Malnutrition unacceptably high and affects every country in the world: 2018 Global Nutrition Report

Asia is one of the hardest hit areas when it comes to malnutrition, according to  the 2018 Global Nutrition Report published on Friday, November 30.

Of the three countries that are home to almost half (47.2 percent) of all stunted children, two are in Asia: India (46.6 million) and Pakistan (10.7 million).

Photo courtesy: Global Nutrition Report
Photo courtesy: Global Nutrition Report

The study also found that globally, 38.3 million children are overweight, with 5.4 million and 4.8 million of them living in South and East Asia respectively. This makes up 26.6 percent of the total.  

Photo courtesy: Global Nutrition Report
Photo courtesy: Global Nutrition Report

"The figures call for immediate action. Malnutrition is responsible for more ill-health than any other cause," said Corinna Hawkes, Co-Chair of the Report and Director of the Centre for Food Policy. 

"The health consequences of overweight and obesity contribute to an estimated four million deaths globally. The uncomfortable question is not so much 'why are things so bad?' but 'why are things not better when we know so much more than before?'"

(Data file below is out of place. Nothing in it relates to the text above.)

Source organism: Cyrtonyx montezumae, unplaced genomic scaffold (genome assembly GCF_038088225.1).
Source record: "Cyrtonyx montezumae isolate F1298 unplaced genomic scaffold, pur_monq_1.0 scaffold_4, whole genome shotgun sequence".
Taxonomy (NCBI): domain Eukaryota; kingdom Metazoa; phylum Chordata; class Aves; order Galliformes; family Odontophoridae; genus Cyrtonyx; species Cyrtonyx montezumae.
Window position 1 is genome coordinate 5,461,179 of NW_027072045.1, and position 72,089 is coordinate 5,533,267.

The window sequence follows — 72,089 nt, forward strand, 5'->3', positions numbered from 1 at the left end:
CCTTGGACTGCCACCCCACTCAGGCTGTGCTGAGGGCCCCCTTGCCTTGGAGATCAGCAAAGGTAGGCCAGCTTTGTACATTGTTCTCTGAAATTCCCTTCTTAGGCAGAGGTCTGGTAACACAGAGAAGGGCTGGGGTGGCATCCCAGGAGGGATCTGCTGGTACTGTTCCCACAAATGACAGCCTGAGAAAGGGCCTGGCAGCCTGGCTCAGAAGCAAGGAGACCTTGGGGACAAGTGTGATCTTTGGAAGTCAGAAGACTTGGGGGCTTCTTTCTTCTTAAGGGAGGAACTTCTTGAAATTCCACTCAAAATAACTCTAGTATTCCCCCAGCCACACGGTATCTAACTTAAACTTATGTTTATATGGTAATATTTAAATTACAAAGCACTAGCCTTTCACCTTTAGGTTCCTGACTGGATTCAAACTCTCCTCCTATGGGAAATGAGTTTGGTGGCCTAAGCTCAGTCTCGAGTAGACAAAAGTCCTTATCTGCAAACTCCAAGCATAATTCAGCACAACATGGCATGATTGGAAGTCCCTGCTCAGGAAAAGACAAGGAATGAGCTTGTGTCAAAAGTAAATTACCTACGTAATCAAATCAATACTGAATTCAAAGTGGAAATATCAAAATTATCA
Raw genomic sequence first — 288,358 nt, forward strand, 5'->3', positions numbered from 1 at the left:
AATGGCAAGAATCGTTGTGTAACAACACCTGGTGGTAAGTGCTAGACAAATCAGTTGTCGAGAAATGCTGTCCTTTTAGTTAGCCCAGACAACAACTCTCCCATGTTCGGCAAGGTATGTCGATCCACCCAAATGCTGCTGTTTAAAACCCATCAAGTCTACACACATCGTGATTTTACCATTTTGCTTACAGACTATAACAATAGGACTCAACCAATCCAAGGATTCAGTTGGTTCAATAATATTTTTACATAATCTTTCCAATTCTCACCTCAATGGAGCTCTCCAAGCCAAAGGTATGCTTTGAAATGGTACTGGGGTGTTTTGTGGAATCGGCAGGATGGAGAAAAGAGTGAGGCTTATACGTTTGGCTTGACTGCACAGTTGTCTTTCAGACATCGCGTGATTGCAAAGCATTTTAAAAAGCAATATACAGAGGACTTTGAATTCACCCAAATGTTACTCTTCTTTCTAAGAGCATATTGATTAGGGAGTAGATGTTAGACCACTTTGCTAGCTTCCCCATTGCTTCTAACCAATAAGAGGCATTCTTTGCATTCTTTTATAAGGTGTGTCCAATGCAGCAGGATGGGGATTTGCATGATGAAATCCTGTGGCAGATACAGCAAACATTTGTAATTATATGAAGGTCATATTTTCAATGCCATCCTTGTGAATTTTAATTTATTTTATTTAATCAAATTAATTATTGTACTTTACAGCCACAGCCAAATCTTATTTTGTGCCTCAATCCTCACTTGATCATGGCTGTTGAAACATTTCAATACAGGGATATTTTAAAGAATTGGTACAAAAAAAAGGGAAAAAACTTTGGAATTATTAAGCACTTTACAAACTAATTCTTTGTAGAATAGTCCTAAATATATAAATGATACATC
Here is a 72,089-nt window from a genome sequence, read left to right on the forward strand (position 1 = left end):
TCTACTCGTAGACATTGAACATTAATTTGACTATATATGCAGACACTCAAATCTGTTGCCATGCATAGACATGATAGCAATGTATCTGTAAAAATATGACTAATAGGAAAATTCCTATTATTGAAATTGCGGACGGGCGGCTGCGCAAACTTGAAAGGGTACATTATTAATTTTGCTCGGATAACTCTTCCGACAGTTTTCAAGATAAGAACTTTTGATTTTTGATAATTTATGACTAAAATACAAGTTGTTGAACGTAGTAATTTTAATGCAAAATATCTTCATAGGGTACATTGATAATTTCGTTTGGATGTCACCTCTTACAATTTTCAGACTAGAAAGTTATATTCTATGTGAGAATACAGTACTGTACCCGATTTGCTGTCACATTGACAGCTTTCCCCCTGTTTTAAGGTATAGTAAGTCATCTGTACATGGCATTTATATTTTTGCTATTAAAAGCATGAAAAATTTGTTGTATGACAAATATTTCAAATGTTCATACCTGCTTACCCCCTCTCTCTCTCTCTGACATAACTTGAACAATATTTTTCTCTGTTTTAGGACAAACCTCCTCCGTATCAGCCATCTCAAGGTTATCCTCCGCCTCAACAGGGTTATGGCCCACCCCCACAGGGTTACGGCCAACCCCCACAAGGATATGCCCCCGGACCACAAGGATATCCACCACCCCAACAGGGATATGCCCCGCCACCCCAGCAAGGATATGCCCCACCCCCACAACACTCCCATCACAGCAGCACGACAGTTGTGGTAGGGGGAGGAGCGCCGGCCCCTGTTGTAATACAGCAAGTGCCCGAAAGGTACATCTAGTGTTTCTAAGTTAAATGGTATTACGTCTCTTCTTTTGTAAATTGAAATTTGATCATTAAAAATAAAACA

More to be done to address the malnutrition

While there had been progress, more could be done to address the situation.  

Asia experienced the largest regional reduction in stunting prevalence from 2000 to 2017 – from 38 percent to 23 percent. Nepal alone has seen stunting decline from 57.1 percent to 36 percent over the same period.

Additionally, at a global-regional level, adult overweight levels are least prevalent in Asian men and women (30 percent) compared to the rest of the world.

However, at the global level, none of the countries with sufficient data are on course to meet all nine targets on malnutrition. Asia is no exception. 

“While malnutrition is holding back human development everywhere, costing billions of dollars a year, we are now in a position to fight it," said Jessica Fanzo, co-chair of the report and Bloomberg Distinguished Associate Professor at Johns Hopkins University.

"From policies such as sugar taxes, to new data that enables us to understand what people are eating and how we can best target interventions, the global community now has the recipes that work.”